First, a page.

All eyes on SC to adjudicate challenge to electoral bonds, review PMLA verdict judiciously

The BJP’s war chest gets fuelled by the sale of electoral bonds, giving it a huge advantage against Opposition parties during polls, while its hand-maiden ED uses PMLA to strike against its opponents

Supreme Court of India
Supreme Court of India

Nitya Chakraborty

Quoting from our great epic Mahabharata at an interaction with law students on Sunday, Chief Justice of India UU Lalit said, “Our motto in Supreme Court is ‘Yato Dharmastato Jayah’, meaning whatever is right shall prevail. Gandhari said this to Duryodhan while giving her blessings. That’s the kind of ethos this country stands for. The judiciary is no exception.”

Our Constitution is a guarantor of that, in fact. But over the last eight years, that spirit of the Constitution and the Indian ethos which the CJI mentioned is being violated with impunity by the ruling government at the Centre led by Prime Minister Narendra Modi. The right is being wronged and the level playing field in a democracy for the political parties is being dismantled.

The country has entered a period where even the basic rights of the citizens are being denied as has also been alleged by former Supreme Court judge Justice B. N. Srikrishna in a recent interview.

The Supreme Court has kept many crucial petitions pending in the recent months, including petitions concerning the Prevention of Money Laundering Act (PMLA) and the electoral bonds scheme which are both yet to get its final consideration.

The apex court recently endorsed the PMLA as such even though it admitted a petition asking for a review of the verdict. This is of crucial importance since these provisions are being exploited by the Enforcement Directorate (ED) to harass the political rivals of the present ruling elite.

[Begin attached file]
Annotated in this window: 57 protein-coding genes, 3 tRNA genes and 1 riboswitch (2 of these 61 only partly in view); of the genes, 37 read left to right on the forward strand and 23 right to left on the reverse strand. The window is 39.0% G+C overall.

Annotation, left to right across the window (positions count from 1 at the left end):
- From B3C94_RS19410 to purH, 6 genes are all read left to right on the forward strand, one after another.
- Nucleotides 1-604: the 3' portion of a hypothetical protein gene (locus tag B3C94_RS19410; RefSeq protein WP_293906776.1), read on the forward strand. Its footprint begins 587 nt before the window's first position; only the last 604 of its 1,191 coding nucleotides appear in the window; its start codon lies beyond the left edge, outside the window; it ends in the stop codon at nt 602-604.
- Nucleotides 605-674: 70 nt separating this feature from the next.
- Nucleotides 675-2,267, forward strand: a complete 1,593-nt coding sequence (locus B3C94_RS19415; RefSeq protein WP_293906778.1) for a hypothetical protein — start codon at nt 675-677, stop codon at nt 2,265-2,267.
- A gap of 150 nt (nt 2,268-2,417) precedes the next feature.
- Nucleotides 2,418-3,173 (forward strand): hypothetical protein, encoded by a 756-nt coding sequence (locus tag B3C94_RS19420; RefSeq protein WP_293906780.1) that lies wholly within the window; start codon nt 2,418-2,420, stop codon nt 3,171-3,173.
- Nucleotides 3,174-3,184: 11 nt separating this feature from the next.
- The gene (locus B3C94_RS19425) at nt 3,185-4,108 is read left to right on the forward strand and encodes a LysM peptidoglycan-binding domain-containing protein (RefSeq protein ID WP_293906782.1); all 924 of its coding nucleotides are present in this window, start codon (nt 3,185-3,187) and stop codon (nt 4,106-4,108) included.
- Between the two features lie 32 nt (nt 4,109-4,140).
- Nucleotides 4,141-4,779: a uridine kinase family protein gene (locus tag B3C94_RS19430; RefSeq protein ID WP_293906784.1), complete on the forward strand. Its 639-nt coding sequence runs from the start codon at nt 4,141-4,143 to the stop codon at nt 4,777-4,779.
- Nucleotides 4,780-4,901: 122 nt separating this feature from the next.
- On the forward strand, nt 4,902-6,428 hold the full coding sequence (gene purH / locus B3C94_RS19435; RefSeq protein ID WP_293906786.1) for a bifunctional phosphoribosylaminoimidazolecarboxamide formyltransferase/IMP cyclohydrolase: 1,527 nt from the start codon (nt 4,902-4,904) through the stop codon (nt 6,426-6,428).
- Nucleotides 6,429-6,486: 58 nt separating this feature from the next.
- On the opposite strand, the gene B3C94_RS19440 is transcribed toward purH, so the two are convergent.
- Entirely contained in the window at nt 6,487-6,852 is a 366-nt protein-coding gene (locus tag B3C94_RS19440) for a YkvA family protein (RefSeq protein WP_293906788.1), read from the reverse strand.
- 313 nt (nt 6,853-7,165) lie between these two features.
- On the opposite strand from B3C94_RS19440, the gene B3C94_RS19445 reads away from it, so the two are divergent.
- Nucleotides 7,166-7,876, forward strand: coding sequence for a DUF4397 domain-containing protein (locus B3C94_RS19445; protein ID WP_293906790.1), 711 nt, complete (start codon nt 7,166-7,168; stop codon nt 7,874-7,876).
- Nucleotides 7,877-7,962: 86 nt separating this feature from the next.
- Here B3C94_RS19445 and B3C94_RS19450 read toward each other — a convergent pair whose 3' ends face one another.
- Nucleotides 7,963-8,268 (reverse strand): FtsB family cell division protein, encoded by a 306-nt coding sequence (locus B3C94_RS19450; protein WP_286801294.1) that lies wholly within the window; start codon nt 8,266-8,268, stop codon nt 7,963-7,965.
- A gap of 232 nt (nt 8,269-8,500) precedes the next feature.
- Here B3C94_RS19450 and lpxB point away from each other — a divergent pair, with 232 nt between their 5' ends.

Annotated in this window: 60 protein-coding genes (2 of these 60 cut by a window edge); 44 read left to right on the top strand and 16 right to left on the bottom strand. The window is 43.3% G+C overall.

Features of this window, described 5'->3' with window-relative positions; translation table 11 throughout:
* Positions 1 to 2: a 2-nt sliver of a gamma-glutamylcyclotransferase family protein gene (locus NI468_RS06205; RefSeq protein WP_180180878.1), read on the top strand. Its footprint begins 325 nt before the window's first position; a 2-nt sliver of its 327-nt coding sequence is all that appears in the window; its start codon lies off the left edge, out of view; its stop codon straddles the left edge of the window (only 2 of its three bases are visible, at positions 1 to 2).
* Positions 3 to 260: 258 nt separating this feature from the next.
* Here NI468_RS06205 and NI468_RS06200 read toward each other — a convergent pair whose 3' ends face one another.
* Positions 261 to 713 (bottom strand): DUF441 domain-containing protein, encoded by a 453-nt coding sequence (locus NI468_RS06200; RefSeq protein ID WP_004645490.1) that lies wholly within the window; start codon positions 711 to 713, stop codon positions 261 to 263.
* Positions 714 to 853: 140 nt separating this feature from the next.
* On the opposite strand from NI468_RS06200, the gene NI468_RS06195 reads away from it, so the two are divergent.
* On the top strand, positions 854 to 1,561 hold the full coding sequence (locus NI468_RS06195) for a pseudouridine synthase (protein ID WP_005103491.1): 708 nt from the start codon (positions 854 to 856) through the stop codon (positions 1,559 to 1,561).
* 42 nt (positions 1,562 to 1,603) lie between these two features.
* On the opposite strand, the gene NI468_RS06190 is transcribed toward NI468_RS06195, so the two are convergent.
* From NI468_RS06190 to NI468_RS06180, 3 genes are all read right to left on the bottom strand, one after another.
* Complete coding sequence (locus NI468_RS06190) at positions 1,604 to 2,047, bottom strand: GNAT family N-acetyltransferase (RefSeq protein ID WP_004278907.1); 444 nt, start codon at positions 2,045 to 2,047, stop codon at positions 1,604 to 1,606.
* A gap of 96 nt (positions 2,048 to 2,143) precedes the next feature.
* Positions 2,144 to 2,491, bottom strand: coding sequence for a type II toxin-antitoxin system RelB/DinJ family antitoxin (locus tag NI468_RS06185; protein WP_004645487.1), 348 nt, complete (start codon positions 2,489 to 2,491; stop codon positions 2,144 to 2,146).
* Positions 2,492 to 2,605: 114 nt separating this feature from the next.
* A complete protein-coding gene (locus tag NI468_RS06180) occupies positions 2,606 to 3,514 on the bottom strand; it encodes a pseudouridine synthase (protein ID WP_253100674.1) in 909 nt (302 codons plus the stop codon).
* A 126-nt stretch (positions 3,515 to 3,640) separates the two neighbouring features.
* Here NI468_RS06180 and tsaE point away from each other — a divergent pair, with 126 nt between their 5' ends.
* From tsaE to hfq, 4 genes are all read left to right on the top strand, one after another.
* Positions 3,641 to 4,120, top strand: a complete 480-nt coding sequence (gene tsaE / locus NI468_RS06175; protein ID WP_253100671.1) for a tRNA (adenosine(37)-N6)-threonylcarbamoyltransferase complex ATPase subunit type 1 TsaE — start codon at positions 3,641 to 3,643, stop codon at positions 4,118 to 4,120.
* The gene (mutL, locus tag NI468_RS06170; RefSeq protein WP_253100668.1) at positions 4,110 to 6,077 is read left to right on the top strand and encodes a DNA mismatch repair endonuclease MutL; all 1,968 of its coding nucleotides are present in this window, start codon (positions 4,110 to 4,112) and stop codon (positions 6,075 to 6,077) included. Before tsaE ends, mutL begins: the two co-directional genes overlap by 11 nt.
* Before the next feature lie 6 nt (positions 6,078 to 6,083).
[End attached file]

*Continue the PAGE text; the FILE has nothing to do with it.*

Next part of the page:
The PMLA had been enacted first by the Atal Behari Vajpayee government in 2002 during its first full time tenure and subsequently amended by the UPA government in 2012, but both the regimes launched investigations with great caution. Between 2002 and 2014, the Enforcement Directorate lodged only 112 cases in all and made an equal number of searches.

But things took a bizarre turn after 2014 when Narendra Modi became the Prime Minister. In less than eight years between June 2014 and the end of March 2022, the Enforcement Directorate launched 5,310 cases, conducted 3086 searches, attached Rs 104,702 crore (1.4 trillion) worth of assets (calling these the “proceeds of crime”) and filed 880 charge sheets. It is a different matter that it secured only 23 convictions.

The Modi government then brought about some amendments to give extraordinary powers to the ED officials.

During the current regime, PMLA has been used with the deliberate purpose of weakening the political opponents on the one hand and impart fright among the industrialists and businessmen on the other so that they only donated funds to the ruling party. A sort of ‘ED terror’ has been in force in the corporate world so that only the BJP secures all the money to enable it to steamroll the Opposition parties during the election process.

In the past three years since 2019 Lok Sabha polls, the BJP government has relied heavily on the ED’s powers under PMLA to break the Opposition’s alliance governments The agency has been used indiscriminately against the Opposition leaders in West Bengal, Assam, Bihar, Karnataka, Maharashtra and Jharkhand.

At the same time, no BJP leader has been investigated despite public awareness of big-ticket corruption by many of them. Crores are being spent by the BJP to try and buy Opposition legislators to destabilise the non-BJP governments.

Under the PMLA, the Enforcement Directorate has powers to summon anyone from anywhere in the country for interrogation without having to give a reason, record everything they say without a defence lawyer being present and use even minor discrepancies in their statements as grounds for arresting them.

Apart from the review of the provisions of extraordinary powers given to the ED under PMLA, the pending petition challenging the Electoral Bonds Act, 2018 needs immediate hearing by the Supreme Court.

Earlier, Justice N V Ramana during his tenure as CJI had expressed concern about the misuse of electoral bonds but dismissed a petition to stay the fresh sale of the bonds which only fattens the coffers of the BJP.

Many states are due to see Assembly elections by 2022 end and also in 2023, and the next Lok Sabha elections are likely to be held in March/April 2024.

The BJP has taken full advantage of the sale of the bonds which totally dismantles the level playing field in any elections. The functioning of democracy in the states in India as also at the Centre is clearly under threat due to this unethical use of money power.

It now depends on the new CJI to uphold the dictum ‘whatever is right, shall prevail’ by giving urgent attention to both the issues and set the wrongs into right.

(IPA Service)

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